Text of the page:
Canada’s Legalization Bill Doesn’t Forgive Past Cannabis Convictions

Canada’s Legalization Bill Doesn’t Forgive Past Cannabis Convictions

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Just a month ago Canada was announcing legislation that would end cannabis prohibition for the entire country – a promise that Prime Minister Trudeau made during his campaign – and shortly after the bill was introduced. Upon closer look at the bill that will be making its way through Canadian legislature it was noticed that it does not provide any sort of pardon for those who already have been convicted of cannabis possession, which will soon be legal.

In fact, when questioned about the issue, Public Safety Minister Ralph Goodale said that isn’t really a concern of theirs right now. Rather, they wanted to remind people that the current laws will continue to be enforced until the time comes when legislation is passed and implemented sometime in 2018. It doesn’t appear that there is much concern about whether or not it is right to continue to arrest and jail people over something that is soon-to-be legal, instead just the continued asking of people to continue to respect current laws.

“It is important to note that as the bill moves through the legislative process, existing laws prohibiting possession and use of cannabis remain in place, and they need to be respected,” Goodale told a news conference last Thursday.

It has been suggested more than once that decriminalization appears to be an obvious way to transition from illegal to legal without continuing to clog up the justice department with nonviolent offenders who were caught with a small amount of cannabis. The NPD called for immediate decriminalization, explaining that it would prevent young people from ending up with a record that would follow them through their entire lives and could potentially cause issues with finding employment and housing and such.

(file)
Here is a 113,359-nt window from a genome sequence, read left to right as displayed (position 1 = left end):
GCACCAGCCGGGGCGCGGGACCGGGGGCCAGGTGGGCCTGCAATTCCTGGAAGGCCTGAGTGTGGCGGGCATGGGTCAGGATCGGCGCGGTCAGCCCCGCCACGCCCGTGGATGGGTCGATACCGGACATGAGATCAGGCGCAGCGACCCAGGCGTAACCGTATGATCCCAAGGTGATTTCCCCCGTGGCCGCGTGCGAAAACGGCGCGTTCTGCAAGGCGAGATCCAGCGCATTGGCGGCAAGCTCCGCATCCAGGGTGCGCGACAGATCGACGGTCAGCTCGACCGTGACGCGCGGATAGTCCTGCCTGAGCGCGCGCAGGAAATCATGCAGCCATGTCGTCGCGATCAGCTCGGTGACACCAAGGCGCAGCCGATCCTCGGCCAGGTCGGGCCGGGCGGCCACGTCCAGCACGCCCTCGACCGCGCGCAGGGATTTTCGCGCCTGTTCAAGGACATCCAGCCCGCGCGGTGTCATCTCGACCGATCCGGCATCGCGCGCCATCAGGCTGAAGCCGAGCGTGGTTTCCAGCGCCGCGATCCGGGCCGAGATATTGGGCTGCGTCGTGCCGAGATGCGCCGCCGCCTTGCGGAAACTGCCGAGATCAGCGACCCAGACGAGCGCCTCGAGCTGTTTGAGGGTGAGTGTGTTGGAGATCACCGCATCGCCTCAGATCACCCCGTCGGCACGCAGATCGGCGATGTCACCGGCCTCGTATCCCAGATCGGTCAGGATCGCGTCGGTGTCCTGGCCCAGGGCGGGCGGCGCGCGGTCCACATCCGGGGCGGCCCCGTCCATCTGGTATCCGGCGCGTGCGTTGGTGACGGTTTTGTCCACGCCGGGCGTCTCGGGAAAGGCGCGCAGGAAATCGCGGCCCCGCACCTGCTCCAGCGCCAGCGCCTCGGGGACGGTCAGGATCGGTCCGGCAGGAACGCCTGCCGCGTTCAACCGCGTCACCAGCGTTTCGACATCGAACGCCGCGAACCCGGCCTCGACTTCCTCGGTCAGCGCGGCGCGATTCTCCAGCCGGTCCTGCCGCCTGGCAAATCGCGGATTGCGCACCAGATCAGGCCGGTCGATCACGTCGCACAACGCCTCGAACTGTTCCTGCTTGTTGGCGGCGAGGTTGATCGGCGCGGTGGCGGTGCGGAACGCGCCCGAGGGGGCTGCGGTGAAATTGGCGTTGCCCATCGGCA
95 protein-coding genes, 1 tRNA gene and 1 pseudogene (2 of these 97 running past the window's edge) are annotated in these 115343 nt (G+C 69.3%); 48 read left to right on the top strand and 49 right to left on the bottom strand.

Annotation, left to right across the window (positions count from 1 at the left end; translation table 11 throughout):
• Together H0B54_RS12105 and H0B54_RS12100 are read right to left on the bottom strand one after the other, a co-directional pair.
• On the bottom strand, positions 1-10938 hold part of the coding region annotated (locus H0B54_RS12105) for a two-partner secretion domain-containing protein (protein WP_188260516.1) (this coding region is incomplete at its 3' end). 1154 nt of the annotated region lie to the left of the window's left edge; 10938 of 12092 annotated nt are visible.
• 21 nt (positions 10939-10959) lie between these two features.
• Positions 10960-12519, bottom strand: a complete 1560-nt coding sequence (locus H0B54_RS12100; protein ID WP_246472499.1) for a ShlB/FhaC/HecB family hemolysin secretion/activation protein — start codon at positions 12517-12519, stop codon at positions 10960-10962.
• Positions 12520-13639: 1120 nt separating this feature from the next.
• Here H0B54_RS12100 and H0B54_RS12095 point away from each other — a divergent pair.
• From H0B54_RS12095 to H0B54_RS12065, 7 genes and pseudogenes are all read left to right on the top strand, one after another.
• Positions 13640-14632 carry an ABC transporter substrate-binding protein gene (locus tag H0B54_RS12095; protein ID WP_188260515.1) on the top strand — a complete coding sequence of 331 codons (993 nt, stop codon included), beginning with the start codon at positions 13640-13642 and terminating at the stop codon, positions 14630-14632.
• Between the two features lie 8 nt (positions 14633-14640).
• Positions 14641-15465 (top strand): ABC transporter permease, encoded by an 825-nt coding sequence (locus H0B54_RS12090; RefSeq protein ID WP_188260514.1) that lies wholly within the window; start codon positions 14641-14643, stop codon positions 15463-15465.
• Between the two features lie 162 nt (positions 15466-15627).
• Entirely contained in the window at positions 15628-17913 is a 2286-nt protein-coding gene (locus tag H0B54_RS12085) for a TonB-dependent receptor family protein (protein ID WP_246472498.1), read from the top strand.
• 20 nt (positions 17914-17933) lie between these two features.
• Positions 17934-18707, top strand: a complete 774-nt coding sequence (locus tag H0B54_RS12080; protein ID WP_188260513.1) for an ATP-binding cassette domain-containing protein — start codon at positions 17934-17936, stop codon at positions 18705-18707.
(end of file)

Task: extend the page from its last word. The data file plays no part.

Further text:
Similarly, the C.D. Howe Institute has recommended that the government pardon those who are convicted – as well as drop any pending charges – for possession of 30 grams or less of cannabis. They suggest that dropping pending charges would free up law enforcement resources that will be needed once legalization takes place due to a potential increase in the number of people consuming cannabis.

“This discussion suggests that dropping charges against individuals for illegal possession who have no other Criminal Code convictions or charges, would save considerable government resources without other significant offsetting adverse spillovers,” it said.

The Public Safety Minister did note that possession of 30 grams or less is already a charge that is allowed to apply for a pardon – they just have to wait until 5 years after they have completed their sentence for it to be considered. There is no guarantee that a pardon would be given, but there is a process for those who are willing to wait – but that doesn’t mean that nothing should be done in the future to help those with convictions to avoid continued issues for a substance that will be legal.

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